Wrigley buys into top slots in China and India
Wrigley Jr has closed on a €215 million deal to acquire the Joyco
gum and confectionery businesses from Agrolimen, a privately-held
Spanish food conglomerate. The acquisition brings the Pim Pom,
Boomer and Solano brands into Wrigley's portfolio.
The world's largest manufacturer and marketer of chewing gum, with global sales of over €2.5 billion, Wrigley is still dominant but faces increasing competition from Nestle and Colgate-Palmolive.
This latest cash transaction is for Joyco's operations in China, France, India, Italy, Poland and Spain along with Cafosa, its chewing and bubble-gum base business.
"Our intent is to support our existing strategies and focus on growth synergies," said Ron Waters, COO of Wrigley. To that end, the talent, technologies, brands and distribution networks of Joyco will help accelerate our plans to expand Wrigley's participation in the broader confectionery arena, he added.
In China and Spain Joyco has the number one market position for bubblegum, and is number one in China and India for confectionery lollipops. Joyco also leads in bubble-gum in the high-fragmented, low-margin confectionery business in India where leading competitors include Perfetti Van Melle, Hindustan Lever, ITC and Nestle.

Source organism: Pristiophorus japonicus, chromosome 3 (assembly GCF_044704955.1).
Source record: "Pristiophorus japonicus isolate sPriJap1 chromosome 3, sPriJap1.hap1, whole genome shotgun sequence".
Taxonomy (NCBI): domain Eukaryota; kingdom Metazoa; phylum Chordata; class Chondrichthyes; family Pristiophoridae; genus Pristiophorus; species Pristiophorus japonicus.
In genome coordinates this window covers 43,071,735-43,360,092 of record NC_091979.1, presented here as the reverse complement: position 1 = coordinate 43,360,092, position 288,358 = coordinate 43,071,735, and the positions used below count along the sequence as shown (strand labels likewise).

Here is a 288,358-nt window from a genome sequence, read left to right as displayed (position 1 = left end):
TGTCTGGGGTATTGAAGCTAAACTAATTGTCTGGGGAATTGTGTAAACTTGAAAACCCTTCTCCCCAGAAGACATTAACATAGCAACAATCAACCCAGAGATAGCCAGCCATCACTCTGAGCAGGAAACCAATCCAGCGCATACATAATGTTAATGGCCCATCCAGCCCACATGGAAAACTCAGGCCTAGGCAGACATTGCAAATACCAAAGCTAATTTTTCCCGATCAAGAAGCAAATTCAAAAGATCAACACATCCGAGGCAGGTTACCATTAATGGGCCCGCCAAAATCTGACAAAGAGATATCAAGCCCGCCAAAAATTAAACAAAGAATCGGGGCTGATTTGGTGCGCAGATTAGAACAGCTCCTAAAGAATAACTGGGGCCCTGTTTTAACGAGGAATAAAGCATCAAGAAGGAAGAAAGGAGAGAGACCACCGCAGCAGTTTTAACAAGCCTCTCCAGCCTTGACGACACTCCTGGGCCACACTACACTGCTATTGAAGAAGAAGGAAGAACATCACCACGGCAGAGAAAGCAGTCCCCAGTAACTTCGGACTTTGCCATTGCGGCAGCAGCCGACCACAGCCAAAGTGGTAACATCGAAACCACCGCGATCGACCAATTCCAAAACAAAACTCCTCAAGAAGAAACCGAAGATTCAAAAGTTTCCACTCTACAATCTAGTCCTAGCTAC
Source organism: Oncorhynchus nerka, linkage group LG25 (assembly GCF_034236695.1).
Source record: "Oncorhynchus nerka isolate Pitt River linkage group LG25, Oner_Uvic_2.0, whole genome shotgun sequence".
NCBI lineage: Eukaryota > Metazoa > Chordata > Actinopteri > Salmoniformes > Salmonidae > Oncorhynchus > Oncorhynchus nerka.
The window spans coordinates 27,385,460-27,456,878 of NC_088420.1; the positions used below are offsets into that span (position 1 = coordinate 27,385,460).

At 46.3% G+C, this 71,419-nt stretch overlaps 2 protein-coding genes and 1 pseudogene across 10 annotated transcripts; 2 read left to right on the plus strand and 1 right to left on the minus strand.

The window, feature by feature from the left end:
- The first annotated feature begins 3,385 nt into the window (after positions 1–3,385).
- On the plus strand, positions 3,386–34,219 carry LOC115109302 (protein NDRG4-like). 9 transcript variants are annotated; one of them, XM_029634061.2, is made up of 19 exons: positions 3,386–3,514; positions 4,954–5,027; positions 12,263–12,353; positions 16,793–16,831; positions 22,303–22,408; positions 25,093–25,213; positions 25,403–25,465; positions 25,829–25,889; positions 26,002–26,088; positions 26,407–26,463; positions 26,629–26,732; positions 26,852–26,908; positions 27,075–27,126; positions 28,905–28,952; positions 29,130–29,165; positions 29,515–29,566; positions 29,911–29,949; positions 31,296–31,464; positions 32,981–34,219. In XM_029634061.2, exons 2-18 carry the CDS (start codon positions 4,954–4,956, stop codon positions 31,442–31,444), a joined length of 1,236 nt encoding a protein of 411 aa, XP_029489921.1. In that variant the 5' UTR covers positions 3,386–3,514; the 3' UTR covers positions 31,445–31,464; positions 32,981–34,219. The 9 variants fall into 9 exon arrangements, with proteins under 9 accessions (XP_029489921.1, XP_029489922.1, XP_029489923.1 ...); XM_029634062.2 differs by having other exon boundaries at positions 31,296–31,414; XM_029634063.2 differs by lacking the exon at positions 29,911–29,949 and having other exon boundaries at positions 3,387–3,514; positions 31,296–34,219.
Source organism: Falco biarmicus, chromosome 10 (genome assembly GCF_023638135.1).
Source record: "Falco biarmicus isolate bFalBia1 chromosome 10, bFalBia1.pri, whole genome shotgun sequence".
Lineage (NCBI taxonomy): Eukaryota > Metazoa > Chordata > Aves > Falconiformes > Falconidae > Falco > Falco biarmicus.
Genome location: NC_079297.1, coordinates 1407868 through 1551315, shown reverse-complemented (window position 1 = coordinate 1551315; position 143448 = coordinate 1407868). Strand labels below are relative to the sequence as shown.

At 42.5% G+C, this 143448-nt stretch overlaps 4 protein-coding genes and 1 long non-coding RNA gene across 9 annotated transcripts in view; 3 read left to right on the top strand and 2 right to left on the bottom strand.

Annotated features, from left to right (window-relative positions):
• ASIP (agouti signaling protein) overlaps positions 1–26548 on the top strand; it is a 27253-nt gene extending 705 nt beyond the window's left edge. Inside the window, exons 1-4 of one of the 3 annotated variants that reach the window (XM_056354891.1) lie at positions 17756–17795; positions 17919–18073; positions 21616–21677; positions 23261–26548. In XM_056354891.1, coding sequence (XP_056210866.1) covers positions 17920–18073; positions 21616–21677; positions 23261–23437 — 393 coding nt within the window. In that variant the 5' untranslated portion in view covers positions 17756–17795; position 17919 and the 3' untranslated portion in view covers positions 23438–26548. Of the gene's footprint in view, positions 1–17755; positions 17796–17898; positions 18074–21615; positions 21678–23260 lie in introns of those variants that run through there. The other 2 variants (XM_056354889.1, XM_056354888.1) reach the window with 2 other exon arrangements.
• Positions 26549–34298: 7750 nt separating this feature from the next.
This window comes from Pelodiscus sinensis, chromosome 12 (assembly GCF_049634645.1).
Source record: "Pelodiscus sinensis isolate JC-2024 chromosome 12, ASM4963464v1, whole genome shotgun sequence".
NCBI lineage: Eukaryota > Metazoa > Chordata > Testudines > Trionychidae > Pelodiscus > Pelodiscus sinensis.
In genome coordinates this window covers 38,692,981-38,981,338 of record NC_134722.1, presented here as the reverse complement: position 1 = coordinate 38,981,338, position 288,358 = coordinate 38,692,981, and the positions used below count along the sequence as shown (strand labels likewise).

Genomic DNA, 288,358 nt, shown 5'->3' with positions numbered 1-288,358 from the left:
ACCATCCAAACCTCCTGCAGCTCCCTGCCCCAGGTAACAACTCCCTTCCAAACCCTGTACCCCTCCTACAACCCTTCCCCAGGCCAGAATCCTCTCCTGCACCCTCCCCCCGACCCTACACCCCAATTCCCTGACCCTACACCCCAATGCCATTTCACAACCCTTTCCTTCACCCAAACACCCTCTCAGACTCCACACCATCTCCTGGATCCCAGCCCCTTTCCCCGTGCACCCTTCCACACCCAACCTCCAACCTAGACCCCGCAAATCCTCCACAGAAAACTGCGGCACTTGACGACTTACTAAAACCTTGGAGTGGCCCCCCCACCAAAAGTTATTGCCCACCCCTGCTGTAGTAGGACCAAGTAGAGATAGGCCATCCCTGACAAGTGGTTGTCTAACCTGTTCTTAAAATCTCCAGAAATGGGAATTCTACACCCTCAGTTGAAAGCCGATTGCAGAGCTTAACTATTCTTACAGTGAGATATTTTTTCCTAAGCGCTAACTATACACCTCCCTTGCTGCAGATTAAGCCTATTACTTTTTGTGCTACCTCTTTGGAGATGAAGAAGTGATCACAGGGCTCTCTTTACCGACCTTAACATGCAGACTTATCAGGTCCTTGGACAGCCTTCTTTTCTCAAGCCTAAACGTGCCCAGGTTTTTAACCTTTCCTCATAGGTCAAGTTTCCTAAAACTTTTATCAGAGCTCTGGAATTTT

The US gum firm warned that the Joyco purchase is expected to have a slight negative impact on company earnings in the current year although is slated to positively impact Wrigley's profitability in 2005.
"The key drivers of acquisitions for the Wrigley Company hold potential for significant value creation," said Bill Wrigley, Jr, CEO of Wrigley, back in January when the deal was first announced.
Last week a new study showed that the natural flavours found in Big Red, a chewing gum brand manufactured Wrigley's, could beat the bacteria that causes bad breath. The findings suggest a new 'value-added' growth track for the gum industry, moving into the growing functional food fad as well as challenging the dominant probiotic dairy products market in Europe, currently worth around €1 billion.
"Our study shows that chewing gum can be a functional food, having a significant impact on oral hygiene over the short term, if it contains antimicrobial agents such as cinnamic aldehyde or other natural active compounds," said Christine Wu, professor of periodontics at the University of Chicago and lead author of the study.
Sugar-free gum is also a key driver for growth and has been enjoying a strong movement forward in Europe. In Spain alone a recent survey by market analysts AC Nielsen revealed that in 2001 sales of chewing gum rose by 10 per cent year-on-year to €121.9 million, compared to sales of sugar confectionery that increased by 6.3 per cent year-on-year.